3. Mitxitorena I, Somma D, Mitchell JP, Lepistö M, Tyrchan C, Smith EL, Kiely PA, Walden H, Keeshan K, Carmody RJ. (2020) The deubiquitinase USP7 uses a distinct ubiquitin-like domain to deubiquitinate NF-ĸB subunits. Journal of Biological Chemistry 295(33):11754-11763.
  4. Sarrou E, Richmond L, Carmody RJ, Gibson B, Keeshan K. (2020) CRISPR Gene Editing of Murine Blood Stem and Progenitor Cells Induces MLL-AF9 Chromosomal Translocation and MLL-AF9 Leukaemogenesis. International Journal Molecular Sciences 21(12):4266.
  5. Collins PE, Somma D, Kerrigan D, Herrington F, Keeshan K, Nibbs RJ and Carmody RJ (2019) The IκB-protein BCL-3 Controls Toll-like Receptor-Induced MAPK Activity by Promoting TPL-2 Degradation in the Nucleus. Proceedings of the National Academy of Sciences USA 116 (51), 25828-25838.
  6. Smith EL, Somma D, Kerrigan D, McIntyre Z, Cole JJ, Kiely PA, Keeshan K and Carmody RJ. (2019) The regulation of sequence specific NF-ĸB DNA binding and transcription by IKKβ Phosphorylation of NF-ĸB p50 at Serine 80. Nucleic Acids Research 47 (21), 11151-11163.
  7. Butcher A, O’Carroll C, Wells CA and Carmody RJ (2018) Toll-like receptors drive specific patterns of tolerance and training on restimulation of macrophages. Frontiers in Immunology



T cell/APC interactions and immunological decisions

SupervisorsProf James BrewerProf Paul Garside

Project outline: It is becoming clear that the duration, frequency, and intensity of T cell/APC interactions, determines the induction of immunological tolerance versus priming. However, the detailed molecular mechanisms regulating cellular interactions in vivo remain unclear. We contend that spatiotemporal context has a critical influence on T/APC interactions and consequently the induction, maintenance and/or control of immune responses. For example, we have recently shown that the duration and magnitude antigen presentation and the subsequent T cell/APC interaction can influence differentiation of T cells to the Tfh phenotype responsible for driving B cell antibody production. Consequently, cellular and molecular interactions must be carefully choreographed in space and time to provide normal immune function giving protection against infection while avoiding autoimmunity. On the other hand, dysregulated spatiotemporal expression of molecules involved in T cell/APC interactions may result in pathology.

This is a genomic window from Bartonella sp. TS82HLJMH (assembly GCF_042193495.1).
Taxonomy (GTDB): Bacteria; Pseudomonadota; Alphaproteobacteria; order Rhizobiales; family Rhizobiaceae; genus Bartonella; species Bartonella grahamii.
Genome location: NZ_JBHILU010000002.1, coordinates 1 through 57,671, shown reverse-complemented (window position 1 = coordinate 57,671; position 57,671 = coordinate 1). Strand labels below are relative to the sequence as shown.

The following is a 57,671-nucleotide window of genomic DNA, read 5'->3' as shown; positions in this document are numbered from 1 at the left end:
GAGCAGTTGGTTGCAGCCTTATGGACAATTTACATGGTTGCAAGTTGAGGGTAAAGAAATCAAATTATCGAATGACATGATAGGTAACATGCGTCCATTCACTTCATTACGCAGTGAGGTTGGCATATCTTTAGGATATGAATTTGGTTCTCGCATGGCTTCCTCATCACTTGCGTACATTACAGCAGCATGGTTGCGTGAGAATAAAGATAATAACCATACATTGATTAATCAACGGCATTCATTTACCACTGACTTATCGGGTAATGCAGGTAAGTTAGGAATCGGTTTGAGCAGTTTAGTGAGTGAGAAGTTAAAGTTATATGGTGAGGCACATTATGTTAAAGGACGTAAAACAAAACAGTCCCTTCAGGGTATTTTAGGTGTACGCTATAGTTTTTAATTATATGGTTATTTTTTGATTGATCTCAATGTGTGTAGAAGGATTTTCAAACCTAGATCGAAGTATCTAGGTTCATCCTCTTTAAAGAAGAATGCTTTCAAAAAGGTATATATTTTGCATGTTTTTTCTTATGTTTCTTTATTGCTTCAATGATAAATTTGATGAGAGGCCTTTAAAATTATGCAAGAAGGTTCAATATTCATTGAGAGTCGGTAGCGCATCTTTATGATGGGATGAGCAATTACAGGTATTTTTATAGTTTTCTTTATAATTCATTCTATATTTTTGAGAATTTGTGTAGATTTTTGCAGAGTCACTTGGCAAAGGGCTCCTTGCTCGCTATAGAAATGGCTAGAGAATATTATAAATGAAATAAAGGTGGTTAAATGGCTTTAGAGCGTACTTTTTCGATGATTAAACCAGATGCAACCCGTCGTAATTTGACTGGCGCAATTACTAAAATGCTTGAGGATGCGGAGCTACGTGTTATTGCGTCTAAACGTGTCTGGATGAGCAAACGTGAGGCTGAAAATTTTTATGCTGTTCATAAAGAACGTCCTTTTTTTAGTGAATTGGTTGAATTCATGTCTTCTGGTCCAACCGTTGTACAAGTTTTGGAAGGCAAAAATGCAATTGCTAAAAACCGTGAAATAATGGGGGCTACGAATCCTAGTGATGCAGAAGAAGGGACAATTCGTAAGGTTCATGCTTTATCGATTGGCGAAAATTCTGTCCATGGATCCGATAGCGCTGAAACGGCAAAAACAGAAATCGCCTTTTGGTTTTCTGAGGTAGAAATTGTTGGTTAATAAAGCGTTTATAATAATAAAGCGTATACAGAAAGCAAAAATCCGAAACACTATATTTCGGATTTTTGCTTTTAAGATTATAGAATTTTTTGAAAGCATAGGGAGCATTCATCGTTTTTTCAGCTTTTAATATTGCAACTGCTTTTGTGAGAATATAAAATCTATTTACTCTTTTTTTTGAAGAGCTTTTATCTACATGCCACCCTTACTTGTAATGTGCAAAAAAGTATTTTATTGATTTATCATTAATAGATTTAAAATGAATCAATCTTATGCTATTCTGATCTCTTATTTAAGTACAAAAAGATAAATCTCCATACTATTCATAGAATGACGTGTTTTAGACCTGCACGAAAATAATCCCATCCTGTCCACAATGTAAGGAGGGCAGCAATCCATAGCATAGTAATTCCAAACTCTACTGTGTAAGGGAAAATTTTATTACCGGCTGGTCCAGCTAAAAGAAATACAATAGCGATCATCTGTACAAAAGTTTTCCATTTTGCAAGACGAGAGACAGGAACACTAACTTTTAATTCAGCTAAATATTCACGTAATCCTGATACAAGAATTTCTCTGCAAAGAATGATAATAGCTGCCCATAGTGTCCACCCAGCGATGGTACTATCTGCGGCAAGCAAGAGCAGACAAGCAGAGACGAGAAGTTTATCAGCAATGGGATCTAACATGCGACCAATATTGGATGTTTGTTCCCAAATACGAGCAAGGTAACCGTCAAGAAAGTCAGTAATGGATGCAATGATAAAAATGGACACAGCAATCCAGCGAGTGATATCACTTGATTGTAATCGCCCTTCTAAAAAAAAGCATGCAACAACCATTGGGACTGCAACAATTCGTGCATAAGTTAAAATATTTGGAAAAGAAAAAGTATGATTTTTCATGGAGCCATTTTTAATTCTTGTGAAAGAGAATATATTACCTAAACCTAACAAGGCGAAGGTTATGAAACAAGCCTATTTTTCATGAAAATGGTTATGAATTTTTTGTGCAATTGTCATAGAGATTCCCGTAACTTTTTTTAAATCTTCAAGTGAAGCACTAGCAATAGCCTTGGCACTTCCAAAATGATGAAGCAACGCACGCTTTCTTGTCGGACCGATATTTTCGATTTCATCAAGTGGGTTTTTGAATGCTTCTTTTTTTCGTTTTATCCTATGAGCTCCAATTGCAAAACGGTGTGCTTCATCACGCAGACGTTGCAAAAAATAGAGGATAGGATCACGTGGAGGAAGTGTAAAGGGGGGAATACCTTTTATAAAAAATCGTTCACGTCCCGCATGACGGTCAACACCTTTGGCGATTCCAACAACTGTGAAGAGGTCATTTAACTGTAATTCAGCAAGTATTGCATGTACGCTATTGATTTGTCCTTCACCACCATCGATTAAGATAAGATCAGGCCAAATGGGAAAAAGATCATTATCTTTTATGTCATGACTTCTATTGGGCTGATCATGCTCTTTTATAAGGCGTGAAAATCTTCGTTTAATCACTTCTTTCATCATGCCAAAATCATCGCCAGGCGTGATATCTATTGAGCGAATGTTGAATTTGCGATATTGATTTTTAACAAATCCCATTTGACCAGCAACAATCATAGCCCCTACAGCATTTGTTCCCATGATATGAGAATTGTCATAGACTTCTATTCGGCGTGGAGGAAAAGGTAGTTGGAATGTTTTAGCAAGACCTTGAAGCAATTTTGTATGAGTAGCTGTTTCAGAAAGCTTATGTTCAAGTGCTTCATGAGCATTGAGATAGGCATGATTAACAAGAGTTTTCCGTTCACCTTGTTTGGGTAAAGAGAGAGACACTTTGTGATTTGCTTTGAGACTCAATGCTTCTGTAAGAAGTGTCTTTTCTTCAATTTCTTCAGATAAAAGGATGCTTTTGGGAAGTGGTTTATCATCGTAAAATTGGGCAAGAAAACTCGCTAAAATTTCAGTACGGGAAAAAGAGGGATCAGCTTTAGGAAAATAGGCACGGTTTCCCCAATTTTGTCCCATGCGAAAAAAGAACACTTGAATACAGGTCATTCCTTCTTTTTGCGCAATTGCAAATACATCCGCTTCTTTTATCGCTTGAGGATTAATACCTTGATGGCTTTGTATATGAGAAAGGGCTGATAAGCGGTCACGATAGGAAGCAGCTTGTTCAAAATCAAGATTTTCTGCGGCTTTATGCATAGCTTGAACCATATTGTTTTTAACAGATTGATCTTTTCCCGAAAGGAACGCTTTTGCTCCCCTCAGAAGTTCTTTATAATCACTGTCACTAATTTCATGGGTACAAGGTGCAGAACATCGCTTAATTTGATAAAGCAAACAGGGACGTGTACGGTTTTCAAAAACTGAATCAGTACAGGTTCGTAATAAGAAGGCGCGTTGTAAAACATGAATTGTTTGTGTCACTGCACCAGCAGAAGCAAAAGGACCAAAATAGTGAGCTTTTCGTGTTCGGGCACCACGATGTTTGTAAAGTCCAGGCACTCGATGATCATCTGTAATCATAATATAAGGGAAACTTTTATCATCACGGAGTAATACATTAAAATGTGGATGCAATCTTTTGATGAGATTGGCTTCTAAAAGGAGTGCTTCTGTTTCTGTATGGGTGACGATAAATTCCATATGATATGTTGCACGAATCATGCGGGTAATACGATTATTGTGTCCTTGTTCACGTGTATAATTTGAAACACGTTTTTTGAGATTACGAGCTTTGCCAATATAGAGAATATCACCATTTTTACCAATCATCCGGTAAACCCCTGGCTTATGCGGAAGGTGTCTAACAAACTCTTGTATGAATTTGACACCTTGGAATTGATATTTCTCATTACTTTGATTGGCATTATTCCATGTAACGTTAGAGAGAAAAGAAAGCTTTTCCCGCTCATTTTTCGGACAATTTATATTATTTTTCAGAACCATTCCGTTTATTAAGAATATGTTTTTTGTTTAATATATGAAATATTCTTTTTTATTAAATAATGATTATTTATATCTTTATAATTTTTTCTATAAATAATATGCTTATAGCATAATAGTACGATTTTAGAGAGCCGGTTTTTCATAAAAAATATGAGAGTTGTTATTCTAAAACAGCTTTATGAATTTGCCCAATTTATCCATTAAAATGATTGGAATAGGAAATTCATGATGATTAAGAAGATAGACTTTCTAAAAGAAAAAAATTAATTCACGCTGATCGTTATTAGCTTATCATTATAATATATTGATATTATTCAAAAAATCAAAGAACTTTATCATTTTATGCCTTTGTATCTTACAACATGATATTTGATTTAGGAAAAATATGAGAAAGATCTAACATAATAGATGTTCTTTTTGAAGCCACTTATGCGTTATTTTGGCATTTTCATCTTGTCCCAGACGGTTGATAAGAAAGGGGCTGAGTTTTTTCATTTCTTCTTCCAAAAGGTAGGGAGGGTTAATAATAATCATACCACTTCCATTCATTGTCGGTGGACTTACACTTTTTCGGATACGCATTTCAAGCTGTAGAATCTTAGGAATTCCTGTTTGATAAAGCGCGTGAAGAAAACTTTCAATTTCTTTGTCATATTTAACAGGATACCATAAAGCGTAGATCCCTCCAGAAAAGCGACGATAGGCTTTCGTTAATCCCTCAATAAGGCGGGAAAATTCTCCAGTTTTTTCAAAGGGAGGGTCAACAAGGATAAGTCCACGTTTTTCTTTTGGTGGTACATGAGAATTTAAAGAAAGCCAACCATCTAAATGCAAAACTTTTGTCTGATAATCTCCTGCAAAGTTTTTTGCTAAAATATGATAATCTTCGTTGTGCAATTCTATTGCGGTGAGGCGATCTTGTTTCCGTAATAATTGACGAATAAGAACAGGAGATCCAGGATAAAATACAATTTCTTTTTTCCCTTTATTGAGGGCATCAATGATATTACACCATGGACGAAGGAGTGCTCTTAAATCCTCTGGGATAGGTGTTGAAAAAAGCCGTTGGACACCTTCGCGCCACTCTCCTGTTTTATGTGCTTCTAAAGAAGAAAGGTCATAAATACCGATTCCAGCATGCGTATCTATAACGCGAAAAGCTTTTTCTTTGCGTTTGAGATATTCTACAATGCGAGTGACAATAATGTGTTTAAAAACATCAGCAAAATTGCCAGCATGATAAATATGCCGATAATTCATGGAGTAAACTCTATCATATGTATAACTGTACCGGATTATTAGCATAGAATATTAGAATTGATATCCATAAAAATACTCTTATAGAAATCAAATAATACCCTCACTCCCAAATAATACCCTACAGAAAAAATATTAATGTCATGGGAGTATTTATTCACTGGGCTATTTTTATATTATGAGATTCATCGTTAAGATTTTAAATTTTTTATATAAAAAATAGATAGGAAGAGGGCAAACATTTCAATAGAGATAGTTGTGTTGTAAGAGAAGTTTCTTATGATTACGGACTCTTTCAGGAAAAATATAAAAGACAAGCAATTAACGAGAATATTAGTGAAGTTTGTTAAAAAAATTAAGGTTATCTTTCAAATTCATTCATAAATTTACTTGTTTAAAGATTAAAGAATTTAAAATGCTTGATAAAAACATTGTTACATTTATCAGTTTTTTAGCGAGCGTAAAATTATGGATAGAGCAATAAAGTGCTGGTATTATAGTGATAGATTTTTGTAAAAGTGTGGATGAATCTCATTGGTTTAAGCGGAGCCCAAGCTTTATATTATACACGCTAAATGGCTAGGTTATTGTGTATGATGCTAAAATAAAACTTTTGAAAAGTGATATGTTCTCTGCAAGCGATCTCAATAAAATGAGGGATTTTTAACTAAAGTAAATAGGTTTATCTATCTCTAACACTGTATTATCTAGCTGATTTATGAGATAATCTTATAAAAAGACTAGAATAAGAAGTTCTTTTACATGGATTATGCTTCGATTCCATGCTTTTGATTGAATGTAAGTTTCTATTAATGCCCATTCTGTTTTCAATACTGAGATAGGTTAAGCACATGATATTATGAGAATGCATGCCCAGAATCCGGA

Summary aim

  1. What are the molecular mechanisms controlling T/APC interactions during priming and tolerance in vivo?
  2. How do these pathways impact on the duration, frequency and intensity of T cell/APC interactions in Lymph Nodes (LN)

Techniques to be used: High content (INCELL) imaging, Live in vitro microscope, Intravital multiphoton microscopy


  1. Zinselmeyer, B. H. et al. In situ characterization of CD4+ T cell behavior in mucosal and systemic lymphoid tissues during the induction of oral priming and tolerance. J. Exp. Med. 201, 1815–23 (2005).
  2. Millington, O. R. et al. Malaria impairs T cell clustering and immune priming despite normal signal 1 from dendritic cells. PLoS pathogens 3, 1380–7 (2007).
  3. Celli, S., Lemaître, F. & Bousso, P. Real-time manipulation of T cell-dendritic cell interactions in vivo reveals the importance of prolonged contacts for CD4+ T cell activation. Immunity 27, 625–34 (2007)



The NF-ĸB transcription factor

SupervisorRuaidhri Carmody

Project outline: The NF-ĸB transcription factor is a master regulator of the immune response and plays a critical role in inflammatory disease by mediating the expression of pro-inflammatory factors. The NF-ĸB-directed transcription of genes that promote cell survival and proliferation also implicates it as an important factor in cancers and neurodegenerative disorders. The key roles for NF-ĸB in the pathogenesis of these and other diseases have established it as an important therapeutic target, which to date remains unharnessed. Previous strategies focussed on inhibiting the IKK kinases, critical activators of NF-ĸB, have failed to make clinical impact due to severe side-effects, and so new approaches to targeting NF-ĸB for therapeutic benefit are required. This project aims to exploit the regulation of NF-ĸB by the ubiquitin proteasome system in order to inhibit NF-ĸB mediated inflammatory responses. The ubiquitin-triggered proteasomal degradation of NF-ĸB is a major limiting factor in the expression of pro-inflammatory genes. We have previously identified the deubiquitinase USP7 as a key regulator of NF-ĸB transcriptional activity by reversing NF-ĸB ubiquitination and preventing its proteasomal degradation. We have extended these initial findings to identify a distinct NF-ĸB binding site in USP7 that selectively mediates the interaction of USP7 with NF-ĸB. We hypothesise that this binding site could be targeted to selectively inhibit NF-ĸB-directed inflammatory responses by promoting its ubiquitination and degradation. This project is a structure-function based study of the USP7 and NF-ĸB interface that will define the NF-ĸB binding site and the functional impact of its disruption. The results will facilitate the rational structure-led design of substrate-selective inhibitors of USP7 to inhibit NF-kB mediated inflammatory responses.